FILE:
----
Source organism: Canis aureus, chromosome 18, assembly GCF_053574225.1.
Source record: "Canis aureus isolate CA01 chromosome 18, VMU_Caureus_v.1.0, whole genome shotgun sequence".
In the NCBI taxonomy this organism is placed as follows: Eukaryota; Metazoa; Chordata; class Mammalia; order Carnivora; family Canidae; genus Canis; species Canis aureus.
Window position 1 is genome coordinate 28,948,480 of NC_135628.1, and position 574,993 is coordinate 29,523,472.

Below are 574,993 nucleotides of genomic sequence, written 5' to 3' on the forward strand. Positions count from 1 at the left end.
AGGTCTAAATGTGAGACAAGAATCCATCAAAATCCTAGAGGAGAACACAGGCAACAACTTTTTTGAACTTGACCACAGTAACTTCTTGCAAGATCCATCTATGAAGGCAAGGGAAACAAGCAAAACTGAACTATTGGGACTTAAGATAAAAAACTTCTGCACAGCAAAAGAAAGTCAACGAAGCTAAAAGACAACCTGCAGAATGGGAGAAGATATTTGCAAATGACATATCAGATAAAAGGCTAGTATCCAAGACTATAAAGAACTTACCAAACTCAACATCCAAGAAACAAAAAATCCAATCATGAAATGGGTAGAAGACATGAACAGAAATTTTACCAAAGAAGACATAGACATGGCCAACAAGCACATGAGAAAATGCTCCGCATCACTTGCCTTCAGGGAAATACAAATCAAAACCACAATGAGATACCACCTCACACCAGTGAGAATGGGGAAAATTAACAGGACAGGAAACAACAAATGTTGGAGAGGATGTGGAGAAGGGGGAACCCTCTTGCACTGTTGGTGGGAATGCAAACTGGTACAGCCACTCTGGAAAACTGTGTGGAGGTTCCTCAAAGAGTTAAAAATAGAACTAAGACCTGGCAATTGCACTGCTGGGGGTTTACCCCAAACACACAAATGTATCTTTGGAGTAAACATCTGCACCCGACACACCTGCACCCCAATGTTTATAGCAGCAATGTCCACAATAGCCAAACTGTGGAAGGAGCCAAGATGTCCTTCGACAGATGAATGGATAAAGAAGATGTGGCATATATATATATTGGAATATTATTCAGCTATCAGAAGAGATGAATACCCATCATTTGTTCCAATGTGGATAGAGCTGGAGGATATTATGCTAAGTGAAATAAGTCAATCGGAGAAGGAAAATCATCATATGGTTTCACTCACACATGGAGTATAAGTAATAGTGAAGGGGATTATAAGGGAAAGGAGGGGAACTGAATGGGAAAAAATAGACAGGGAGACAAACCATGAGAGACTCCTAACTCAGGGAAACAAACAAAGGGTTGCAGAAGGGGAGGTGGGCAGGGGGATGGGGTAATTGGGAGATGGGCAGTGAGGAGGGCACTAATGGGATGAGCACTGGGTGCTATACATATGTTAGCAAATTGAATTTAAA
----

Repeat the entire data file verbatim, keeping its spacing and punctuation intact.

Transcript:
Source organism: Canis aureus, chromosome 18, assembly GCF_053574225.1.
Source record: "Canis aureus isolate CA01 chromosome 18, VMU_Caureus_v.1.0, whole genome shotgun sequence".
In the NCBI taxonomy this organism is placed as follows: Eukaryota; Metazoa; Chordata; class Mammalia; order Carnivora; family Canidae; genus Canis; species Canis aureus.
Window position 1 is genome coordinate 28,948,480 of NC_135628.1, and position 574,993 is coordinate 29,523,472.

Below are 574,993 nucleotides of genomic sequence, written 5' to 3' on the forward strand. Positions count from 1 at the left end.
AGGTCTAAATGTGAGACAAGAATCCATCAAAATCCTAGAGGAGAACACAGGCAACAACTTTTTTGAACTTGACCACAGTAACTTCTTGCAAGATCCATCTATGAAGGCAAGGGAAACAAGCAAAACTGAACTATTGGGACTTAAGATAAAAAACTTCTGCACAGCAAAAGAAAGTCAACGAAGCTAAAAGACAACCTGCAGAATGGGAGAAGATATTTGCAAATGACATATCAGATAAAAGGCTAGTATCCAAGACTATAAAGAACTTACCAAACTCAACATCCAAGAAACAAAAAATCCAATCATGAAATGGGTAGAAGACATGAACAGAAATTTTACCAAAGAAGACATAGACATGGCCAACAAGCACATGAGAAAATGCTCCGCATCACTTGCCTTCAGGGAAATACAAATCAAAACCACAATGAGATACCACCTCACACCAGTGAGAATGGGGAAAATTAACAGGACAGGAAACAACAAATGTTGGAGAGGATGTGGAGAAGGGGGAACCCTCTTGCACTGTTGGTGGGAATGCAAACTGGTACAGCCACTCTGGAAAACTGTGTGGAGGTTCCTCAAAGAGTTAAAAATAGAACTAAGACCTGGCAATTGCACTGCTGGGGGTTTACCCCAAACACACAAATGTATCTTTGGAGTAAACATCTGCACCCGACACACCTGCACCCCAATGTTTATAGCAGCAATGTCCACAATAGCCAAACTGTGGAAGGAGCCAAGATGTCCTTCGACAGATGAATGGATAAAGAAGATGTGGCATATATATATATTGGAATATTATTCAGCTATCAGAAGAGATGAATACCCATCATTTGTTCCAATGTGGATAGAGCTGGAGGATATTATGCTAAGTGAAATAAGTCAATCGGAGAAGGAAAATCATCATATGGTTTCACTCACACATGGAGTATAAGTAATAGTGAAGGGGATTATAAGGGAAAGGAGGGGAACTGAATGGGAAAAAATAGACAGGGAGACAAACCATGAGAGACTCCTAACTCAGGGAAACAAACAAAGGGTTGCAGAAGGGGAGGTGGGCAGGGGGATGGGGTAATTGGGAGATGGGCAGTGAGGAGGGCACTAATGGGATGAGCACTGGGTGCTATACATATGTTAGCAAATTGAATTTAAA